BONNIE is missing” blared the e-mail subject line. A 2-year-old female pit bull weighing 55 pounds, with gray and white markings, she was last seen on the corner of Maple Avenue and Myrtle Street in my community, wearing a chain collar. “I am asking for your help in finding my lost dog,” her owner pleaded.
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I immediately felt a pang of anxiety. And then one of confusion. Exactly what was I supposed to do with this information? It appeared on my smartphone because I recently got a new puppy and, while Riley was under the ether being spayed, the veterinarian’s assistant recommended inserting a chip for identification purposes.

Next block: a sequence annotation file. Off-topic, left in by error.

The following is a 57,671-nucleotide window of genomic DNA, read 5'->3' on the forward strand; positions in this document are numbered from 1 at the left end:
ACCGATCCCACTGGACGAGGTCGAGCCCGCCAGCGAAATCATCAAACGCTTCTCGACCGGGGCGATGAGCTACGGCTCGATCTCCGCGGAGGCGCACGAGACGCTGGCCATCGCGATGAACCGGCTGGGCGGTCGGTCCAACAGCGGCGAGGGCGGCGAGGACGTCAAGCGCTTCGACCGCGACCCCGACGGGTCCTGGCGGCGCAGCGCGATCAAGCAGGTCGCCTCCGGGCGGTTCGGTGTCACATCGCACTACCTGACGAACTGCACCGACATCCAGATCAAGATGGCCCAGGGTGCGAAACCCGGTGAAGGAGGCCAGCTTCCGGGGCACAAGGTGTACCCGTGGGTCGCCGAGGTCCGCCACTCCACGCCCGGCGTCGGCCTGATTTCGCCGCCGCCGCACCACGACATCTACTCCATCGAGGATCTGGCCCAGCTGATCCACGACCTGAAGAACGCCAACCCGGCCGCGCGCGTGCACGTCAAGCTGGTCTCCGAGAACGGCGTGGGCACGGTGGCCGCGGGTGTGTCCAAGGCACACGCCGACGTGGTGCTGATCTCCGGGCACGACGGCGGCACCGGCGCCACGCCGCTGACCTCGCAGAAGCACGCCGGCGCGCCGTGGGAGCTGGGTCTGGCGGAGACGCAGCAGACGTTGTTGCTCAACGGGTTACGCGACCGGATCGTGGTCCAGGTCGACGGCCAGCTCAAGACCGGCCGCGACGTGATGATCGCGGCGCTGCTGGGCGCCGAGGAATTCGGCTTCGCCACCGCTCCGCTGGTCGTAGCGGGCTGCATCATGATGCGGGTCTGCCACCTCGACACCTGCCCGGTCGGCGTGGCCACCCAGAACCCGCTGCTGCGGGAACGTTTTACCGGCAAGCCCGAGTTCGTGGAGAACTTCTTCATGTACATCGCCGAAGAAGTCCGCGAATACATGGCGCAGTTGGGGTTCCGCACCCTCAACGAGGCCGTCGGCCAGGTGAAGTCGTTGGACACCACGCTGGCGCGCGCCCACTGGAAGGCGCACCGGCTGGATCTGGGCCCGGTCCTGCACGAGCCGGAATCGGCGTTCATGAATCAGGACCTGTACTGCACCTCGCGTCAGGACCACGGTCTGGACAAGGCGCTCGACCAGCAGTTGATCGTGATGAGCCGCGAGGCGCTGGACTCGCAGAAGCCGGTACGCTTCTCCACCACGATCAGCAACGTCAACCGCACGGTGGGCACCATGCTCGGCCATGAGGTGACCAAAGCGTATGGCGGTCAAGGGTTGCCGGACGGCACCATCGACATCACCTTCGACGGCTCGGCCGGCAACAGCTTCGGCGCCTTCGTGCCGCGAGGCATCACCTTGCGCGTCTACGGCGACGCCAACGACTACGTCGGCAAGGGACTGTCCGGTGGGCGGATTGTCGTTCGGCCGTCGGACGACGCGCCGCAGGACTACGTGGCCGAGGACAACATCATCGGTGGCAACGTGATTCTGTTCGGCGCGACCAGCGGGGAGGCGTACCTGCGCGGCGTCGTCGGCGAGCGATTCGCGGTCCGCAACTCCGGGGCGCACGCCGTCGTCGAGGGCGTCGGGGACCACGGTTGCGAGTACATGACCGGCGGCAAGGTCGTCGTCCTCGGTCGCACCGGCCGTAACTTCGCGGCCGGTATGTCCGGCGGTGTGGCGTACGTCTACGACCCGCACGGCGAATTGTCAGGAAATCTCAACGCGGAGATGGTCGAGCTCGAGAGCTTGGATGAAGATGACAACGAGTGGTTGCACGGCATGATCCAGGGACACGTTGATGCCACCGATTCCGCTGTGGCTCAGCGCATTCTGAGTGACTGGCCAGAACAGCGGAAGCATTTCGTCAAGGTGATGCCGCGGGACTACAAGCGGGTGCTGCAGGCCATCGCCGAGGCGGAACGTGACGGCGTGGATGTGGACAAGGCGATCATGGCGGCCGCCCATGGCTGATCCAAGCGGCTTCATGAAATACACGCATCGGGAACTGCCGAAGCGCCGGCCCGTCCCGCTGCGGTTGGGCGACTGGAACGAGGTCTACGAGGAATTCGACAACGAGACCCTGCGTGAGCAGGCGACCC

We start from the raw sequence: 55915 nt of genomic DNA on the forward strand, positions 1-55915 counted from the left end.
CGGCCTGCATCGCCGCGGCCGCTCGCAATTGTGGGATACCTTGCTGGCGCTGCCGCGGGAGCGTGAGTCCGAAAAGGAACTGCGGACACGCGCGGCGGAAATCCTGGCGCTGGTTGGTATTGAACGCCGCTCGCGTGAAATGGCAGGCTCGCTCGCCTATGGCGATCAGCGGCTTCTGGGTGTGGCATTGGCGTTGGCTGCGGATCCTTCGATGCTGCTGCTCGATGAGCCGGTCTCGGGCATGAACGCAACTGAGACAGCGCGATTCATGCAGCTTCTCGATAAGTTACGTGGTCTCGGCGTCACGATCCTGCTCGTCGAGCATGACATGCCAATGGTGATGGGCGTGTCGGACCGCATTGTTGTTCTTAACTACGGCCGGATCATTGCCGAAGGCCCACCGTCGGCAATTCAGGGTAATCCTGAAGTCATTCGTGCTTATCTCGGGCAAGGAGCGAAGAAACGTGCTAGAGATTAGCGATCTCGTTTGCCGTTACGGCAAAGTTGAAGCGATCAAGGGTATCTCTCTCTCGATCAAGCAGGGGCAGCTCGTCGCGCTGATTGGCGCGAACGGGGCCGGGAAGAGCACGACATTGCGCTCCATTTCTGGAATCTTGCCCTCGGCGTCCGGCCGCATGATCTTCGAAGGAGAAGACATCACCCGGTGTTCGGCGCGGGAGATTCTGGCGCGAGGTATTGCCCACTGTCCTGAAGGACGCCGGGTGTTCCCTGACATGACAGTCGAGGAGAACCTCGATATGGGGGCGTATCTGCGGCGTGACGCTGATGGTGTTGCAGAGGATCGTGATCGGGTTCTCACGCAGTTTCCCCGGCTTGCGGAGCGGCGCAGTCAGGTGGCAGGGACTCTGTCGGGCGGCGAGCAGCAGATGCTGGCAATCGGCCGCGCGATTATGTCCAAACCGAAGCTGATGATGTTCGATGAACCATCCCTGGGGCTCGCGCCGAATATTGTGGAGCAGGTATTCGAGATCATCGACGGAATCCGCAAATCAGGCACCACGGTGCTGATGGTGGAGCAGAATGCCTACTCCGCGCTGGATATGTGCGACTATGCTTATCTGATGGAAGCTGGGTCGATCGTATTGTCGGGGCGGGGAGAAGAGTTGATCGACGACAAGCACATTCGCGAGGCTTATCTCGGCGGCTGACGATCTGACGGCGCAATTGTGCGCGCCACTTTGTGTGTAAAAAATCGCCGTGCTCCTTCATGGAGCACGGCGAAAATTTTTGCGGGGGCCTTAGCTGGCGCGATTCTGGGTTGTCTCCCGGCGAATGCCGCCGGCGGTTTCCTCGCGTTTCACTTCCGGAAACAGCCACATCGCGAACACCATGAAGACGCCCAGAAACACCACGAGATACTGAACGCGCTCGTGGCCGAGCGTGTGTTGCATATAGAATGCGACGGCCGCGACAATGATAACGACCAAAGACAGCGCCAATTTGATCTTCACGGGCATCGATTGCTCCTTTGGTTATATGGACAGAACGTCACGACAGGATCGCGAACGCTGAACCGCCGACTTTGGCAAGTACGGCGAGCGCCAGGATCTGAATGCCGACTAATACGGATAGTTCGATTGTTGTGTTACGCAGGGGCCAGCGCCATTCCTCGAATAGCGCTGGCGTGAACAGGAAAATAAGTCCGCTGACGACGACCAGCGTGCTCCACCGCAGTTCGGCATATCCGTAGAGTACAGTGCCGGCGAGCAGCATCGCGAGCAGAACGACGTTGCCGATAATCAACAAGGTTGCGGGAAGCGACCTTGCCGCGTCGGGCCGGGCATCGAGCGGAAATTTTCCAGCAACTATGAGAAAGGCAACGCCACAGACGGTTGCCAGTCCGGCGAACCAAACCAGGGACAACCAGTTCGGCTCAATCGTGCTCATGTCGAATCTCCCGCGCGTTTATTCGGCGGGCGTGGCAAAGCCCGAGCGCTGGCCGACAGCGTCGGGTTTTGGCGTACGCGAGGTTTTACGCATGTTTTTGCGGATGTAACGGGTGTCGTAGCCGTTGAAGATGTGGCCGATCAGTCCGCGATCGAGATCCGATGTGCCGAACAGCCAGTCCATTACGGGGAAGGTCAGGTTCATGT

My previous dog’s identification had consisted of a nylon collar and metal tag; the chip sounded Big Brother-ish, if not unnecessary. But the assistant assured me that “everyone” does it these days, so that lost or stolen pets can be readily identified if brought to a shelter or veterinarian’s office. A scanning wand would be waved over my golden retriever’s back, her ID number would pop up, and we would be notified of her whereabouts.